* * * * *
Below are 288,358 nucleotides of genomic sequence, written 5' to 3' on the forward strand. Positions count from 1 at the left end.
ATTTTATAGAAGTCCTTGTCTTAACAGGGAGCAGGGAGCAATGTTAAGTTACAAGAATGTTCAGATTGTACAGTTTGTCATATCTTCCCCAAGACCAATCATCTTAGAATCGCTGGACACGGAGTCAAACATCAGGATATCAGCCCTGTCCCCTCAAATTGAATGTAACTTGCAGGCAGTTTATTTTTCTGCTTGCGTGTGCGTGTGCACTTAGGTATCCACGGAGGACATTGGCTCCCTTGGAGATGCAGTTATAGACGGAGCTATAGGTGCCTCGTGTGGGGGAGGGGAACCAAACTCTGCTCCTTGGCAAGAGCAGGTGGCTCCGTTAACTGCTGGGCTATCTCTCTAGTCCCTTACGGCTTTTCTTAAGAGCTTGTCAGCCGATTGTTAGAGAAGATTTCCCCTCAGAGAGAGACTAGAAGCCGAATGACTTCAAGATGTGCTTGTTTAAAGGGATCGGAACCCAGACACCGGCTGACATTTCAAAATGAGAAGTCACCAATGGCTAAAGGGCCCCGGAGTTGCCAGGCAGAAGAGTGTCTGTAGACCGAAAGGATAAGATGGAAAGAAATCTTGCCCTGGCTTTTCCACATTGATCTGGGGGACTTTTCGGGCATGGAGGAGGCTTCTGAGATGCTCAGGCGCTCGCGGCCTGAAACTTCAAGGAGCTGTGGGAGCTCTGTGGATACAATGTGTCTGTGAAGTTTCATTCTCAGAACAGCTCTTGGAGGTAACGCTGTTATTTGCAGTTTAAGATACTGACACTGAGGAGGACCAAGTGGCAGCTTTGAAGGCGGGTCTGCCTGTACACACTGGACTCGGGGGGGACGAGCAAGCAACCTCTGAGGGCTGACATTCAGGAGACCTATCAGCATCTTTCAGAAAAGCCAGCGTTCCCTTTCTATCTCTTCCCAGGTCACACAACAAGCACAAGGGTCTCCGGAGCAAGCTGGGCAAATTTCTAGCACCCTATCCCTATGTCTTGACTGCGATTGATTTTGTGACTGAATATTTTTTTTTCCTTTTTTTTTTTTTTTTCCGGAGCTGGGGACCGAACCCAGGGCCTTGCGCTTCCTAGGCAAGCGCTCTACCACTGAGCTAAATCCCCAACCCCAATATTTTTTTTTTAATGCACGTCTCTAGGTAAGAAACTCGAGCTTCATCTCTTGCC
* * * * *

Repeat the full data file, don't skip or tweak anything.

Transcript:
Below are 288,358 nucleotides of genomic sequence, written 5' to 3' on the forward strand. Positions count from 1 at the left end.
ATTTTATAGAAGTCCTTGTCTTAACAGGGAGCAGGGAGCAATGTTAAGTTACAAGAATGTTCAGATTGTACAGTTTGTCATATCTTCCCCAAGACCAATCATCTTAGAATCGCTGGACACGGAGTCAAACATCAGGATATCAGCCCTGTCCCCTCAAATTGAATGTAACTTGCAGGCAGTTTATTTTTCTGCTTGCGTGTGCGTGTGCACTTAGGTATCCACGGAGGACATTGGCTCCCTTGGAGATGCAGTTATAGACGGAGCTATAGGTGCCTCGTGTGGGGGAGGGGAACCAAACTCTGCTCCTTGGCAAGAGCAGGTGGCTCCGTTAACTGCTGGGCTATCTCTCTAGTCCCTTACGGCTTTTCTTAAGAGCTTGTCAGCCGATTGTTAGAGAAGATTTCCCCTCAGAGAGAGACTAGAAGCCGAATGACTTCAAGATGTGCTTGTTTAAAGGGATCGGAACCCAGACACCGGCTGACATTTCAAAATGAGAAGTCACCAATGGCTAAAGGGCCCCGGAGTTGCCAGGCAGAAGAGTGTCTGTAGACCGAAAGGATAAGATGGAAAGAAATCTTGCCCTGGCTTTTCCACATTGATCTGGGGGACTTTTCGGGCATGGAGGAGGCTTCTGAGATGCTCAGGCGCTCGCGGCCTGAAACTTCAAGGAGCTGTGGGAGCTCTGTGGATACAATGTGTCTGTGAAGTTTCATTCTCAGAACAGCTCTTGGAGGTAACGCTGTTATTTGCAGTTTAAGATACTGACACTGAGGAGGACCAAGTGGCAGCTTTGAAGGCGGGTCTGCCTGTACACACTGGACTCGGGGGGGACGAGCAAGCAACCTCTGAGGGCTGACATTCAGGAGACCTATCAGCATCTTTCAGAAAAGCCAGCGTTCCCTTTCTATCTCTTCCCAGGTCACACAACAAGCACAAGGGTCTCCGGAGCAAGCTGGGCAAATTTCTAGCACCCTATCCCTATGTCTTGACTGCGATTGATTTTGTGACTGAATATTTTTTTTTCCTTTTTTTTTTTTTTTTCCGGAGCTGGGGACCGAACCCAGGGCCTTGCGCTTCCTAGGCAAGCGCTCTACCACTGAGCTAAATCCCCAACCCCAATATTTTTTTTTTAATGCACGTCTCTAGGTAAGAAACTCGAGCTTCATCTCTTGCC